Cover Image: The Amarisian Prophecies

The Amarisian Prophecies

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Member Reviews

The summary of this book sounded very intriguing.  Four teens are transported to another universe to help fulfill a prophecy and stop an evil queen from using her dark magic to control Amarisi.  Unfortunately, the summary was the best part of the book. The story had poor character building and none of the teens were appealing.  Very little background was given on them and why they were chosen for this mission.  The plot plodded along with very little happening until I gave up after about 100 pages and DNF, which is something I very rarely do.  I honestly just did not care what happened in the story.  Thank you to NetGalley for the free eARC in exchange for my honest opinion.
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I want to first acknowledge that this book is probably geared more towards younger readers. As I read, it felt more like a story written for children maybe 10 to 12 years old. I tried to read with my younger self in mind- would she have enjoyed this? I think it would have been a quick and easy read for me, and nothing exactly groundbreaking. Then again, I grew up with Harry Potter, so I had a rather high bar when it came to fantasy and adventure. 

I was a little bit disappointed in this book for it simplicity. The writing was simple to me, without much flourish or creativity. I realize that the audience that might pick up this book might be at lower reading levels, but at the same time, I think kids deserve more credit and faith in their capacity to discern good from bad. Everything felt very flat to me, with a plot that never really felt like there were any stakes. I went in knowing that the children would succeed and never really felt worried or intrigued as to what might happen next. 

What I did like was the diversity of the characters and the little peek into their lives and I wish there could have been a little more development and information provided in what their lives were like before they were swept away into this adventure. Perhaps more understanding as to why these children in particular were chosen for this mission would have been welcome, too. 

Overall, this is a decent, easy and quick read. It may serve as a nice introduction to the adventure and fantasy genres for younger children.
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What worked:
The evil Queen Sathariel controls Amaria with her dark magic but she’s worried the Yasha Prophecy will arise and end her reign. She decides to have all boys killed or imprisoned when they come of age to prevent the Chosen from appearing. This creates a captivating conflict for readers. They’ll follow the prophecy coming to pass despite the queen’s efforts but the author includes some uncertainties within the prophecy itself. The Chosen will have four defenders transported through the Thura Gate but the prophecy says one of them might be turned to the dark side, thus allowing Sathariel to remain in power. The queen’s demise isn’t explicitly foretold in the prophecy which leaves doubt as to exactly how the conflict will be resolved.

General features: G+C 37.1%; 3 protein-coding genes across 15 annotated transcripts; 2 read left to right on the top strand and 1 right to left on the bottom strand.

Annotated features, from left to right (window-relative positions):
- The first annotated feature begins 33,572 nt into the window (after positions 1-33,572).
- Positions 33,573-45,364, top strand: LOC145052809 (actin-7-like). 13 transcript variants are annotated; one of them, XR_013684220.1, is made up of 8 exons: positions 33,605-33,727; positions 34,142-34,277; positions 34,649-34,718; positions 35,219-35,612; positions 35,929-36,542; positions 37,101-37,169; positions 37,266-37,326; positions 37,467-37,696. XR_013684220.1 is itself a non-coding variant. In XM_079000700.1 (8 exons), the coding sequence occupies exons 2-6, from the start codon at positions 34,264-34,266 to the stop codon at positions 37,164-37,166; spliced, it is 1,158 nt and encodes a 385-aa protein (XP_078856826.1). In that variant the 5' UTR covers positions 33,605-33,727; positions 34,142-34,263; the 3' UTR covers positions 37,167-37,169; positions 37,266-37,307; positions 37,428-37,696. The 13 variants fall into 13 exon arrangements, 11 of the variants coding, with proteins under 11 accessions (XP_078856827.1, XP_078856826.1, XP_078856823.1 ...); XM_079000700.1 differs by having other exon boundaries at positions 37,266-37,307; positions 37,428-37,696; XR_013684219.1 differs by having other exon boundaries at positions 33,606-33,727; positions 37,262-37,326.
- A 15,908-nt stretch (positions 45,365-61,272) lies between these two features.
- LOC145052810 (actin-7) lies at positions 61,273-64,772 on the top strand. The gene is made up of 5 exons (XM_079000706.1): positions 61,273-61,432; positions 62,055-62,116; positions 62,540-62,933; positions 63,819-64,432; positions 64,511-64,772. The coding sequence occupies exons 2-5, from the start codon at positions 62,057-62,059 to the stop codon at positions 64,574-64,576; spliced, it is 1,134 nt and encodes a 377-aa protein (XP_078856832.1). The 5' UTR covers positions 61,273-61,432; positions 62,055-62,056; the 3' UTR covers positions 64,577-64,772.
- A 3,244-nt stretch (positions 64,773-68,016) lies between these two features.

The four kids transported into this mystical world come from all walks of life so readers should be able to connect with at least one of them. Nadia’s parents suffer from substance abuse and she maintains a kind heart despite the dismal conditions in her London neighborhood. Afsana comes from a refugee camp on the Turkish border with Syria. Yibanathi has moved from Sydney, Australia, hoping to find a town more accepting of a rich black kid who likes to surf. Finally, Min-Ji is an obsessed gamer living in Seoul, South Korea, who suffers from anxiety attacks. All four of the kids have been treated differently by society and their experiences are necessary to bring change in Amaria.
The issue of religious tolerance is a major part of the plot. Sathariel’s arrival in Amaria alienates different factions in the realm and their concepts of a supreme being vary. As a result, the people/creatures have been isolated within their own regions and tensions rise when they interact. However, Nadia and her friends realize the groups’ beliefs are very similar but the names they use for their gods are the main difference. The kids must find a way to unite the vastly diverse sides if they have any chance of stopping Sathariel.
What didn’t work as well:
The book introduces many points of view early on which makes it more challenging to immediately connect with the characters. There are seven different setting changes in the first few chapters as the author introduces the Chosen, the four kids transported into the world to defend him, the antagonist, and the divine interpreters awaiting the arise of the Yasha Prophecy. The changes are clearly defined, which helps, and the events and settings become more focused once the characters come together. 
The Final Verdict:
Faith is the true power. The adventure is entertaining although there are missed opportunities where the author might have added twists to create suspense. Stories with prophecies and inexperienced heroes are always engaging and I recommend you give this one a shot.
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